Tivoli Amusement Park

1850 lithograph by Xavier Magny

Tivoli Garden, a commercial ‘pleasure garden’

along the Carondelet Canal pictured in the 1850s, was ‘thickly planted with choice trees and shrubbery beneath which were benches and tables, and amid which were latticed bowers and arbors,’ according to the New Orleans Picayune of Oct. 30, 1849. ‘There were buildings for barrooms, ice cream cakes, coffee, etc. … Musicians poured forth German waltzes, to which couples danced for a half dime each ten minutes. … Good order, a spirit of mutual accommodation, and intense vivacity prevailed. Sunday afternoons and evenings drew the largest crowds, of old, young, and middle-aged … French, German, Irish, Spanish and Italian in race or extraction.’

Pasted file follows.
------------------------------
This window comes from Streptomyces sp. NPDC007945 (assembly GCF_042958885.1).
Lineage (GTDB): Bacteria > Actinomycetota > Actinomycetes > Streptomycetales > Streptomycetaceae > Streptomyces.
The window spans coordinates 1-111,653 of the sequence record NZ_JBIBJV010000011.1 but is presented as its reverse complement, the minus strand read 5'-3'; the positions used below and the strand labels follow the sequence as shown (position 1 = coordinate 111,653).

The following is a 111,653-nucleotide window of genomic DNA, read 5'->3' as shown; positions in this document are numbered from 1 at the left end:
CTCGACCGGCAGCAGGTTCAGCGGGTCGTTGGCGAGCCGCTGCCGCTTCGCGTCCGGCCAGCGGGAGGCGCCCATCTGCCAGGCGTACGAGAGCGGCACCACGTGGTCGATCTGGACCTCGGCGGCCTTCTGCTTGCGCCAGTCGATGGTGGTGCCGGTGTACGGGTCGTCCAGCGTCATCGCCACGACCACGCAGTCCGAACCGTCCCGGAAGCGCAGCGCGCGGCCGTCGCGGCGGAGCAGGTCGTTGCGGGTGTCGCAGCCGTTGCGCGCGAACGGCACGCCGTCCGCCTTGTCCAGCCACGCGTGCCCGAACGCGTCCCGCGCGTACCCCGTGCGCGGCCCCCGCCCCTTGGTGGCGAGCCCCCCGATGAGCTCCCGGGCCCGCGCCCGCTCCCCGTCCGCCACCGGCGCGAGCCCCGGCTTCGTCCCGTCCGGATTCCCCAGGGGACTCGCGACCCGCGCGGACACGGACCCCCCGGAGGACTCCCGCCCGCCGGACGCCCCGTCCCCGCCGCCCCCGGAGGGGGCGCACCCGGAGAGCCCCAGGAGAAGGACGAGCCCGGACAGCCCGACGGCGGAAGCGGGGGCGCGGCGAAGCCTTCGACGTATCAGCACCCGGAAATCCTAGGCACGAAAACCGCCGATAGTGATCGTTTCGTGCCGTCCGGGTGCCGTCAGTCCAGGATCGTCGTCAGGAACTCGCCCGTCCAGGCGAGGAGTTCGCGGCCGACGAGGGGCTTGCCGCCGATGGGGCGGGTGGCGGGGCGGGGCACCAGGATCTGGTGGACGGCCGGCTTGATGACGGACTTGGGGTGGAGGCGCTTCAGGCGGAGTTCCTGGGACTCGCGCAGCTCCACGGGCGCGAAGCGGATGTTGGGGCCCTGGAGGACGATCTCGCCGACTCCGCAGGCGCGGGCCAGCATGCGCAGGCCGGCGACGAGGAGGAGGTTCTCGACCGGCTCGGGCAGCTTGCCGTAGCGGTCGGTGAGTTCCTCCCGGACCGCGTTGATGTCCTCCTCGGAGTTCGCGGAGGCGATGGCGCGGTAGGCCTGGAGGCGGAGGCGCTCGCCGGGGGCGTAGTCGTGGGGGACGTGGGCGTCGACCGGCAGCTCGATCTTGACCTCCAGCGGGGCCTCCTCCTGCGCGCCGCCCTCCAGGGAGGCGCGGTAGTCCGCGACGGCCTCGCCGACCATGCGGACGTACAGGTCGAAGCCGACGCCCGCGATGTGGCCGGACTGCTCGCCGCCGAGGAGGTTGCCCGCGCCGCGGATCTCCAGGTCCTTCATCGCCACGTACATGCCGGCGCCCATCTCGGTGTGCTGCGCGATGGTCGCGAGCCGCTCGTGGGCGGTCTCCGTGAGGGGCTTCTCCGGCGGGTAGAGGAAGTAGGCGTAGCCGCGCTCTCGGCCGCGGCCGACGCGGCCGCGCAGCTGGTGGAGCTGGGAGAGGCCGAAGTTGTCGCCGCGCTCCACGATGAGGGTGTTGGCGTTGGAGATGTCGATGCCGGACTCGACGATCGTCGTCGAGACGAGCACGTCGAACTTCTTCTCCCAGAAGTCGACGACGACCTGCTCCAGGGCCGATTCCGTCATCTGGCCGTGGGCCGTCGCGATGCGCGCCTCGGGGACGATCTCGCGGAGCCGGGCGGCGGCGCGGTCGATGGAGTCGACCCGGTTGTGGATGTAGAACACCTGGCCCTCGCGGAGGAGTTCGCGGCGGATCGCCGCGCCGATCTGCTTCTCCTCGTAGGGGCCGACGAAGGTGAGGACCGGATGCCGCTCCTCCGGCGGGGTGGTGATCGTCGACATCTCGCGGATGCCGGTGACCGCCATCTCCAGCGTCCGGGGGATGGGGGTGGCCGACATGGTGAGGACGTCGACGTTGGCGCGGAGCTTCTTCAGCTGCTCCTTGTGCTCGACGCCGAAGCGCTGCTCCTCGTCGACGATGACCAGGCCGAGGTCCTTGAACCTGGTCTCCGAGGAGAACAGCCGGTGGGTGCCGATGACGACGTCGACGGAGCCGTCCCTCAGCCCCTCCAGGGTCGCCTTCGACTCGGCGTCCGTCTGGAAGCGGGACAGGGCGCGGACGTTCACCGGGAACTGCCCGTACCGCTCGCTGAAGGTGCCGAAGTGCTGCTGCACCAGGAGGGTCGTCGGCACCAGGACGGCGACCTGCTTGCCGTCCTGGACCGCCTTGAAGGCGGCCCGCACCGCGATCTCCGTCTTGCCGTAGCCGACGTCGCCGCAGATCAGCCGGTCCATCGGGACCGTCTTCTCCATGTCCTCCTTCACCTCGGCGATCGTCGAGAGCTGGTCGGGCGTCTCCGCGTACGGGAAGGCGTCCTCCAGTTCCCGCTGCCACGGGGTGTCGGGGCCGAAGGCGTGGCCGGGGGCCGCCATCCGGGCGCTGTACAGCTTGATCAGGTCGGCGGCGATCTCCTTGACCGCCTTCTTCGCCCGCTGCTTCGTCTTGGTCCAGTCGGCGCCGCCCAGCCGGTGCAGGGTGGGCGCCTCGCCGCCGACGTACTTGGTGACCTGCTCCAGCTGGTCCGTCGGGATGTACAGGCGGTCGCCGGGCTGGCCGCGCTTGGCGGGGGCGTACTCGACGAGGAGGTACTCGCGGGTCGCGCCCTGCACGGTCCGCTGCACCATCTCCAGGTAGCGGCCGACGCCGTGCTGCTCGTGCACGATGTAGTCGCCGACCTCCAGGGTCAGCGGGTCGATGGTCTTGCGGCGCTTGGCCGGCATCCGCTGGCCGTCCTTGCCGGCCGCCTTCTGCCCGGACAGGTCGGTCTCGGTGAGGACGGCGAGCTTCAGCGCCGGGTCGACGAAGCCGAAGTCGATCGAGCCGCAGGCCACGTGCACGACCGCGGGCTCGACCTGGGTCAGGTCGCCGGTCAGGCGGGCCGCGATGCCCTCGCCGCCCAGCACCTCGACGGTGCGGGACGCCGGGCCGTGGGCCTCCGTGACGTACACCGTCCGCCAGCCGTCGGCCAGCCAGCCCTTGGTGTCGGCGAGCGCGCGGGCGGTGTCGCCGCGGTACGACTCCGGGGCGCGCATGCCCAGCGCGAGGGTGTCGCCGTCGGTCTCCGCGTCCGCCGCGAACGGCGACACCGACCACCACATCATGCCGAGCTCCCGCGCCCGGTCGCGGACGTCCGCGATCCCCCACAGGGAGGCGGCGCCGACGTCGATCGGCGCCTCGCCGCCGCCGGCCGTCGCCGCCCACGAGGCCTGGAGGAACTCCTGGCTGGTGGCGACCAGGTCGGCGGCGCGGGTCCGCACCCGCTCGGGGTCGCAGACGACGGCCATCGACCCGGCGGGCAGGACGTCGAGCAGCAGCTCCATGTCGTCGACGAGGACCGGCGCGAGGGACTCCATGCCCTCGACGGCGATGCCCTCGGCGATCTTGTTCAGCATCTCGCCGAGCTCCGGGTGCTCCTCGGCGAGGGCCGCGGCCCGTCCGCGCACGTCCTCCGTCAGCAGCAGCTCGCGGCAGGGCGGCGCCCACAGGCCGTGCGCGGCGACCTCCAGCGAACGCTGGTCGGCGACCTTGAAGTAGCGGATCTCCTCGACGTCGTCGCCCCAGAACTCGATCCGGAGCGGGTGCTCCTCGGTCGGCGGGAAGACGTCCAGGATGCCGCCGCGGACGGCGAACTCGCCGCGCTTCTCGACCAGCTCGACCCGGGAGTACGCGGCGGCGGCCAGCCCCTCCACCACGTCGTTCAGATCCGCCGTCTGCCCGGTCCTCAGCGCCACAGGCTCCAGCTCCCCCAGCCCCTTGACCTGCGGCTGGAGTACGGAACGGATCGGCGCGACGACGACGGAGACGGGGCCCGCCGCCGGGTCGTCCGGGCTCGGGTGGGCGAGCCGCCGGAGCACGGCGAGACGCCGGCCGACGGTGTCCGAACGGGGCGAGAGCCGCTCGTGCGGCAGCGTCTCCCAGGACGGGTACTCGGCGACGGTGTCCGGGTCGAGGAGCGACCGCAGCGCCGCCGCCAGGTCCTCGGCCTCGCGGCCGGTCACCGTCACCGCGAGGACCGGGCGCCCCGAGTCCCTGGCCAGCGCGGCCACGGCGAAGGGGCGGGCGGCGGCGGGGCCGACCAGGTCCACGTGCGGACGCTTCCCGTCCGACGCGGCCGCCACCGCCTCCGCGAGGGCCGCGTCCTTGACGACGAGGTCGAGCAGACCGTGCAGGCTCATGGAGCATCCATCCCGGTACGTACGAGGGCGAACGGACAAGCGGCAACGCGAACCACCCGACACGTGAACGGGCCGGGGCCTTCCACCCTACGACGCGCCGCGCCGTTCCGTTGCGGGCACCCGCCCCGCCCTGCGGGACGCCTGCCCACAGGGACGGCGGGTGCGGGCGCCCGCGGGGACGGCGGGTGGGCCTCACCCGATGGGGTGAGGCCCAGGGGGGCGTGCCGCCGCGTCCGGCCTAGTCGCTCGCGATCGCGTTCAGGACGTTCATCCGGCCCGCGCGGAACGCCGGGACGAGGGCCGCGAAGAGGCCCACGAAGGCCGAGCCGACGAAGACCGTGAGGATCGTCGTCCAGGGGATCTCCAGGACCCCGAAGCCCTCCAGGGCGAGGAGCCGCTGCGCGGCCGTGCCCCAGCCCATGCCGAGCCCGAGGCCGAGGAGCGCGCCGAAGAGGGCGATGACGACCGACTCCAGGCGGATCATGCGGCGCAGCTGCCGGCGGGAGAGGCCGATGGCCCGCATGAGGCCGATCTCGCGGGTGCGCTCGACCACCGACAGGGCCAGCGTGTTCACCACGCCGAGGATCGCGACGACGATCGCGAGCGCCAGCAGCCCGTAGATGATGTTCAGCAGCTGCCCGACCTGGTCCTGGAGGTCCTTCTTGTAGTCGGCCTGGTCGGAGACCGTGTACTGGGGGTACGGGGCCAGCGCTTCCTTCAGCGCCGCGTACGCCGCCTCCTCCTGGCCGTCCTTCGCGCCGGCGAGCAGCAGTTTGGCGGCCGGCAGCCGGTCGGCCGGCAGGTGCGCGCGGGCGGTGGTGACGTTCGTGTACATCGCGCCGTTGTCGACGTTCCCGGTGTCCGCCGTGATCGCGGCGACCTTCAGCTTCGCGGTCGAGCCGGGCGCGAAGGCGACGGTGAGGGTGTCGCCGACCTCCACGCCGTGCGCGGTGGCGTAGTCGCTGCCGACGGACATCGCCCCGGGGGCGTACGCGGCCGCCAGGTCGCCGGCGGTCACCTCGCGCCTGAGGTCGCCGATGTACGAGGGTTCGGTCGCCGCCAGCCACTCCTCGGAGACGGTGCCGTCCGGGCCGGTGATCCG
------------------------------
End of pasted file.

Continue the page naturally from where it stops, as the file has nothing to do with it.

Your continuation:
Information below from the Faubourg St. John archives, author unknown:

“Where the Pitot House now stands was the Tivoli Amusement Park. The park fronted on Bayou St. John and extended back to Esplanade Avenue. It is described as early as 1800 by Thomas Ashe in his Travels in America. Ashe wrote that the park featured a pavillion, orange trees, and shrubs. A dance was held there on Sundays. Sam Wilson, Jr. discovered the pavillion described by Ashe in an 1852 lithograph of the park. The octogonal pavillion was one of many structures illustrated.”

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